Radial Packs Your Lunchbox

British Columbia, Canada (April 30, 2009)--Radial Engineering has launched a series of lunchbox modules to fit the API 500 Series format.
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British Columbia, Canada (April 30, 2009)--Radial Engineering has launched a series of lunchbox modules to fit the API 500 Series format.

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According to company president Peter Janis, "Over the past several years, we have enjoyed tremendous success with out Tonebone range of pedals. Most musicians collect and trade pedals regularly. It occurred to us that as more and more musicians begin to have fun in the studio, a similar evolution will occur: They will collect various tools to do various tasks. And who better to make these than Radial, the Power Tools company?

"We plan to offer a wide range of studio devices starting immediately. The first of these will the JDV-LB direct box that employs our JDV circuit. Next, will be the PHZ-LB, a lunchbox version of the Phazer. The beauty of the lunchbox design is that musicians can mix and match modules and fit them inside various off-the-shelf racks to suit their needs. It can only lead to more fun and creativity!"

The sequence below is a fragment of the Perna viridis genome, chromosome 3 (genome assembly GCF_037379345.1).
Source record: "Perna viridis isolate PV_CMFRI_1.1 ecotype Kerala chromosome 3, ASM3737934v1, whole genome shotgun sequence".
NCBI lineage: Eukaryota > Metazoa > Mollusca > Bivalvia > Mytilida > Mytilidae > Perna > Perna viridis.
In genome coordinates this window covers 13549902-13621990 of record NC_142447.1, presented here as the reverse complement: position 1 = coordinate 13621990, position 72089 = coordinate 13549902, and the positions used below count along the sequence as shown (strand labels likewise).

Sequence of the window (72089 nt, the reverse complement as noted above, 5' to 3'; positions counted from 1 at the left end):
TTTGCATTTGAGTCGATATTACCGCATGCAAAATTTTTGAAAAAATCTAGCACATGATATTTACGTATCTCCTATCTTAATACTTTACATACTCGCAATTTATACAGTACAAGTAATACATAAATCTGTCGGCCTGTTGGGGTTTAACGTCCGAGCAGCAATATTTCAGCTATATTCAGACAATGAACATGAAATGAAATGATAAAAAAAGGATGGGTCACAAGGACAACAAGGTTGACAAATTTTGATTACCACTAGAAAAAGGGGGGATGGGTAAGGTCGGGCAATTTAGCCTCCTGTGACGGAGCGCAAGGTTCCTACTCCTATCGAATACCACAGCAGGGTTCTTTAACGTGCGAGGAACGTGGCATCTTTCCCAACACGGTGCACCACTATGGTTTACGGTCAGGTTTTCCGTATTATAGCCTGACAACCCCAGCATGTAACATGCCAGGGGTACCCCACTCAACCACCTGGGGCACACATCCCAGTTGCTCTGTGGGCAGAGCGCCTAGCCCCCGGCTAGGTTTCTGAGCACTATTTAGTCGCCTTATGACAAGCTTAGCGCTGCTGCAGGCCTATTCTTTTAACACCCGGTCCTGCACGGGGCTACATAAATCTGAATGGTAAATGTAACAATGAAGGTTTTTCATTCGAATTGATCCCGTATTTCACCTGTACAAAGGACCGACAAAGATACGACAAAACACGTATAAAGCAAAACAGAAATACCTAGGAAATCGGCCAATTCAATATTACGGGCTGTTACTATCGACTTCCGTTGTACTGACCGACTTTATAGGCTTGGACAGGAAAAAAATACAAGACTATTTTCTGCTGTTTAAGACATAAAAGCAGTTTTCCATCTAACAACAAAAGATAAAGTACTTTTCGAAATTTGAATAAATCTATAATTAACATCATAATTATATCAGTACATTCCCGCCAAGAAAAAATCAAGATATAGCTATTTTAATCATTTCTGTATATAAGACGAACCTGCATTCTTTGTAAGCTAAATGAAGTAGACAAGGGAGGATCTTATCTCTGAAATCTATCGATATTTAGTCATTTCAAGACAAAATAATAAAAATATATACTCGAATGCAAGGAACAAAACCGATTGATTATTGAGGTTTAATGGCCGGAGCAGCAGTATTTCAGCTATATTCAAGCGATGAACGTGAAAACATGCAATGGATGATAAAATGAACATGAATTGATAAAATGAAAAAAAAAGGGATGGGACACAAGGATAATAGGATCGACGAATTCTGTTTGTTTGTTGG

The Radial JDV-LB is a Class-A direct box with feed-forward circuit topology. By reportedly eliminating all negative feedback loops, the audio remains pristine. To further dial in the tone, Radial's Drag Control load correction allows the user to replicate the effect of amplifiers and cables on the instrument and when disengaged, introduces a 4 meg-Ohm input to properly mate with piezo pickups. This targets the JDV-LB as an interface for bass guitar and acoustic instruments.

The PHZ-LB "studio tool" has also been ported over to the lunchbox format to allow multiple Phazers to be assembled into a recording kit. The PHZ-LB is a Class-A, analog, phase-adjustment tool that reportedly allows the engineer to combine the sound of two sources such as microphones or direct boxes to create fuller more natural tones or introduce weird effects. The unit is variable from 0-180 degrees and equipped with a polarity reverse to capture the 181 to 360-degree cycle.

Radial Engineering
www.radialeng.com